Coase’s breakthroughs showed that traditional microeconomic theory was incomplete because it only included production and transportation costs while neglecting the costs of entering into and executing contracts and managing organizations. Those costs are now commonly known as transaction costs, and they account for a major share of the total use of resources in the economy. 

“Traditional theory had not embodied all of the restrictions which bind the allocations of economic agents,” the Royal Swedish Academy explained when they awarded Coase the Nobel Prize in 1991. “When transaction costs are taken into account, it turns out that the existence of firms, different corporate forms, variations in contract arrangements, the structure of the financial system and even fundamental features of the legal system can be given relatively simple explanations. By incorporating different types of transaction costs, Coase paved the way for a systematic analysis of institutions in the economic system and their significance.” 

Coase showed that the distribution of property rights among individuals tends to be reallocated through contracts if it is to the mutual advantage of the parties and not prevented by transaction costs, and that institutional arrangements other than contracts emerge if they imply lower transaction costs. 

Coase’s work has led to the intense examination of the contract relations that characterize firms, including the specific distribution of their rights and obligations. It became the basis for rapidly expanding research on principal-agent relations and also “influenced vital aspects of financial economics, such as the lively research devoted to explaining the pattern of financial intermediaries.”

He concluded that the institutional structure of the economy is explainable by the relative costs of different institutional arrangements, combined with parties’ efforts to keep total costs to a minimum. Alongside price formation, the formation of the institutional structure is regarded as an integral step in the process of resource distribution and industrial organization.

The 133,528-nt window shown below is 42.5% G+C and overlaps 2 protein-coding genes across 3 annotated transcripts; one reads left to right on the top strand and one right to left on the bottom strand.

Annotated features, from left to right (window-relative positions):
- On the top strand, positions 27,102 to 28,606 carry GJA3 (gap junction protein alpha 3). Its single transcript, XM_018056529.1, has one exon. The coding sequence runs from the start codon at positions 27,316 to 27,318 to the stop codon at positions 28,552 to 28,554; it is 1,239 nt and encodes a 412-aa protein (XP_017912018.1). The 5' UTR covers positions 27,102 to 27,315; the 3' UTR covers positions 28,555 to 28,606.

In his Nobel Prize lecture, Coase said: “I argued in ‘The Nature of the Firm’ that the existence of transaction costs leads to the emergence of the firm. But the effects are pervasive in the economy. Businessmen in deciding on their ways of doing business and on what to produce have to take into account transaction costs. If the costs of making an exchange are greater than the gains which that exchange would bring, that exchange would not take place and the greater production that would flow from specialization would not be realized. In this way, transaction costs affect not only contractual arrangements but also what goods and services are produced.” 

Ignoring transaction costs “leaves many aspects of the working of the economic system unexplained,” Coase said, including the emergence of the firm, but much else besides. “In fact, a large part of what we think of as economic activity is designed to accomplish what high transaction costs would otherwise prevent or to reduce transaction costs so that individuals can freely negotiate.” 

Thanks to Coase, the lesson for today’s outsourcing firms is that when outsourcing, think about the total cost – not just the price and/or budget of the work that is outsourced. If you make your decisions solely on the price of the work scope and not the total costs you will have a myopic and highly inaccurate view of the outsourcing deal.